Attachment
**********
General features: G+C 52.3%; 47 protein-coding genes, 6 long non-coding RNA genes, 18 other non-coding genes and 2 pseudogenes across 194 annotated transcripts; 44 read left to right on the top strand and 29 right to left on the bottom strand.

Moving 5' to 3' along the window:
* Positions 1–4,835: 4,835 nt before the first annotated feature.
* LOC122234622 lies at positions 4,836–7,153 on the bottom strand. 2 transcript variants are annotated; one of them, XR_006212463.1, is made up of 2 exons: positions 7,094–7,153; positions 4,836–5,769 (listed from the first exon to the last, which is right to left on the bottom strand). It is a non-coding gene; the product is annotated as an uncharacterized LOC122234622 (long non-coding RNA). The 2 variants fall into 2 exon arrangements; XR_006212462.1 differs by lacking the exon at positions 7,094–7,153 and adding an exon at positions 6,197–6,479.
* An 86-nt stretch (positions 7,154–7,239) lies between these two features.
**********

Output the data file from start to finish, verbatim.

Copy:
General features: G+C 52.3%; 47 protein-coding genes, 6 long non-coding RNA genes, 18 other non-coding genes and 2 pseudogenes across 194 annotated transcripts; 44 read left to right on the top strand and 29 right to left on the bottom strand.

Moving 5' to 3' along the window:
* Positions 1–4,835: 4,835 nt before the first annotated feature.
* LOC122234622 lies at positions 4,836–7,153 on the bottom strand. 2 transcript variants are annotated; one of them, XR_006212463.1, is made up of 2 exons: positions 7,094–7,153; positions 4,836–5,769 (listed from the first exon to the last, which is right to left on the bottom strand). It is a non-coding gene; the product is annotated as an uncharacterized LOC122234622 (long non-coding RNA). The 2 variants fall into 2 exon arrangements; XR_006212462.1 differs by lacking the exon at positions 7,094–7,153 and adding an exon at positions 6,197–6,479.
* An 86-nt stretch (positions 7,154–7,239) lies between these two features.